Honda Pilot Tail Lights
Determining the Cause of Your Honda Pilot Tail Lights Failure
The Honda Pilot tail lights are effective warning devices when there is low visibility on the road. They allow other vehicles especially those behind you to know that they should maintain a certain distance from your car. These lights actually mean your safety while driving. However, they get damaged over time due to various reasons. Usually, you encounter electrical issues, which leads to tail lights failure. So make sure you know what to do when they start showing signs of failure or stop functioning. The following are the parts that you can check to determine why your Honda Pilot tail lights have become faulty:
When your tail lights fail, it is not always because of a problem with any component of the tail lights. Sometimes, the battery is simply not transmitting enough power to them. So when there are battery troubles, you can expect these lights to malfunction as well. Check if there is electricity flowing through the battery. Don't worry, though, because you don't need to go through the hassle of testing the battery with any device. You can just honk the horn or examine other accessories such as the headlights and radio, which are also powered by the battery, to see if there is current in your battery. If any of these components are working, you can eliminate the probability of a defective battery as culprit to your tail lights failure.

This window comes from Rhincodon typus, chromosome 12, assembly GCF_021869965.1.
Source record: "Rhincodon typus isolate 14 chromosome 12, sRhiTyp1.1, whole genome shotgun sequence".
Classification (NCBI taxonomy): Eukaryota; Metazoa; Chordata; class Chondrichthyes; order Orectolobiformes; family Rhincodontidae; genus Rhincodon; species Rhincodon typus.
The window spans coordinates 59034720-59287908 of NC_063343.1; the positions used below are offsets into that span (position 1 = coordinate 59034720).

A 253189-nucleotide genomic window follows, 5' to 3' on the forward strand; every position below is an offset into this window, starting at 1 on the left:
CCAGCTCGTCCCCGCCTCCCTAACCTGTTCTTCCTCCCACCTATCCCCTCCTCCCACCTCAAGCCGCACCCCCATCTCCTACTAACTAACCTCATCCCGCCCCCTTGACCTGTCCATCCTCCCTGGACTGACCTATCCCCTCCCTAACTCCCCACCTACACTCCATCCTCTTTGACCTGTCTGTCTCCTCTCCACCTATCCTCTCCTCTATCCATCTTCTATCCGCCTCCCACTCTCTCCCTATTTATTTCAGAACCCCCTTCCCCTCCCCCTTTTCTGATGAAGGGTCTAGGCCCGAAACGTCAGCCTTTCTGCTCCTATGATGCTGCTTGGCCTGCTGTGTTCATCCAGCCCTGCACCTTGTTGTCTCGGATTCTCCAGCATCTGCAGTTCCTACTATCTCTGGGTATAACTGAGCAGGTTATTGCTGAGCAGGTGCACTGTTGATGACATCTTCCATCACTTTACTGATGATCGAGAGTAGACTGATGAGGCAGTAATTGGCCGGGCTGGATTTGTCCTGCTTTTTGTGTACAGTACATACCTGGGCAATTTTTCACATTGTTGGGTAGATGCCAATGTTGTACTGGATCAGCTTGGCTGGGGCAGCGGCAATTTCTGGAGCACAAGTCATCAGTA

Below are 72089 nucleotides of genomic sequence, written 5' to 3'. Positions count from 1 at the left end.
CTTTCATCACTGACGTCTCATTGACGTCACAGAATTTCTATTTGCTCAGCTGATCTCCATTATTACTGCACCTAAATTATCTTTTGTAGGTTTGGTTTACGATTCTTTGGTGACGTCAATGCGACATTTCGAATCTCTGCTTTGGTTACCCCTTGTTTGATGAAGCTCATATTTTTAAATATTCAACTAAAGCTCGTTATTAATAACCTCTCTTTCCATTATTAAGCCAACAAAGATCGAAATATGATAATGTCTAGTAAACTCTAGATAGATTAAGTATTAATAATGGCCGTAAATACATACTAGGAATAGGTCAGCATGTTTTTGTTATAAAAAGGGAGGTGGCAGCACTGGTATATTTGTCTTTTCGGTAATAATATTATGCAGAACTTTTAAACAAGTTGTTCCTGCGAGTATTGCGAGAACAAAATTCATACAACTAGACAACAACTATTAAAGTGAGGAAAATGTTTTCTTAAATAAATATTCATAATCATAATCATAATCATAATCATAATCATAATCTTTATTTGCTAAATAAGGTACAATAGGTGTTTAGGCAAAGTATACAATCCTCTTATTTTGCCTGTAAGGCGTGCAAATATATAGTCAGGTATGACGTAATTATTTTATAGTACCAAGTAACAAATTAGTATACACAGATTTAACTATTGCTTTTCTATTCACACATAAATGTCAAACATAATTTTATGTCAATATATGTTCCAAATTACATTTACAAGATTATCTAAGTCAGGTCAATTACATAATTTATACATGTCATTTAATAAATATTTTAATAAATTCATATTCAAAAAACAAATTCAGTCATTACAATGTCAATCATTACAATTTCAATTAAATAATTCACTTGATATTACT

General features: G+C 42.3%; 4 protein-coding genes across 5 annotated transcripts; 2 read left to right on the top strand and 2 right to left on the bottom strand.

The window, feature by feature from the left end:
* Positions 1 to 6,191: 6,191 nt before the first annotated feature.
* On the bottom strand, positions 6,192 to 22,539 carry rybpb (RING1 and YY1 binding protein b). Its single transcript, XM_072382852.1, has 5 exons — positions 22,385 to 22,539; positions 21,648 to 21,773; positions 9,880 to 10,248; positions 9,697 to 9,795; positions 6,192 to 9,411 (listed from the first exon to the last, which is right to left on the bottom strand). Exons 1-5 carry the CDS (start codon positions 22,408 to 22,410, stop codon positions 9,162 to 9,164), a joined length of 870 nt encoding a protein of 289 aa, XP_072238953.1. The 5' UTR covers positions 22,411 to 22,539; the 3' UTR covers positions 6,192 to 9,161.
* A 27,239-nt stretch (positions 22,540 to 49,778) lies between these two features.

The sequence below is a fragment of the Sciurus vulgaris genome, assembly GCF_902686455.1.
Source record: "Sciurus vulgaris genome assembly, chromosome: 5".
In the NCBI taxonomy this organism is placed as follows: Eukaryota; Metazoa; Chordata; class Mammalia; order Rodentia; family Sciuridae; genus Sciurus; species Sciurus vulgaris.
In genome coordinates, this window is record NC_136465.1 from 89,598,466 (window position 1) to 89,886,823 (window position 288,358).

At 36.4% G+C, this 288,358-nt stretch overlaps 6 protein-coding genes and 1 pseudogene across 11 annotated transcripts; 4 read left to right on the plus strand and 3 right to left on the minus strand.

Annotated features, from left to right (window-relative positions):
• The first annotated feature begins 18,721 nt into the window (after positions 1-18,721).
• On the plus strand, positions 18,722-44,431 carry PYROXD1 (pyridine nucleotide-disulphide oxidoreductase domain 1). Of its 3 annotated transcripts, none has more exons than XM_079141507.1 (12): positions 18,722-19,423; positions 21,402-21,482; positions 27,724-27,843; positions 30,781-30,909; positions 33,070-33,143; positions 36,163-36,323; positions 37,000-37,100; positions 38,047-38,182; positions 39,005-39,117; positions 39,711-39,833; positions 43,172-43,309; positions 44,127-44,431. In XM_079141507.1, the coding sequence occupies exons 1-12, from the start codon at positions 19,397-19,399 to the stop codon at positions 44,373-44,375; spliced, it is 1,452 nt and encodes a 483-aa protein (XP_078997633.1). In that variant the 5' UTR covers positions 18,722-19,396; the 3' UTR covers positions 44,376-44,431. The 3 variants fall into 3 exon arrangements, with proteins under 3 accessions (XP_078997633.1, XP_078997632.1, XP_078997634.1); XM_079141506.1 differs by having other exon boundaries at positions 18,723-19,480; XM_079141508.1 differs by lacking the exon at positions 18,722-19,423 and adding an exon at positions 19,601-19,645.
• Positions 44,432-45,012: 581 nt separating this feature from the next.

A bad socket is also a common reason for malfunctioning tail lights. Inspect if it is loose, which could be due to corrosion or breakage. And when there is a loose bulb socket, it means that the metal portion of the tail light bulb is not consistently making contact with the socket. This situation causes the ground path to be broken and decreases the current flowing, which prevents the tail lights from reaching its full brightness. Check for a bad connection between the wires and the socket, too.
Pull the fuse out and check the element if it has a gap, which usually means that the fuse is blown. However, in some cases, a blown fuse may still look fine upon visual inspection. So testing the fuse with a voltmeter might be necessary. Remember that a good fuse should have 12 volts.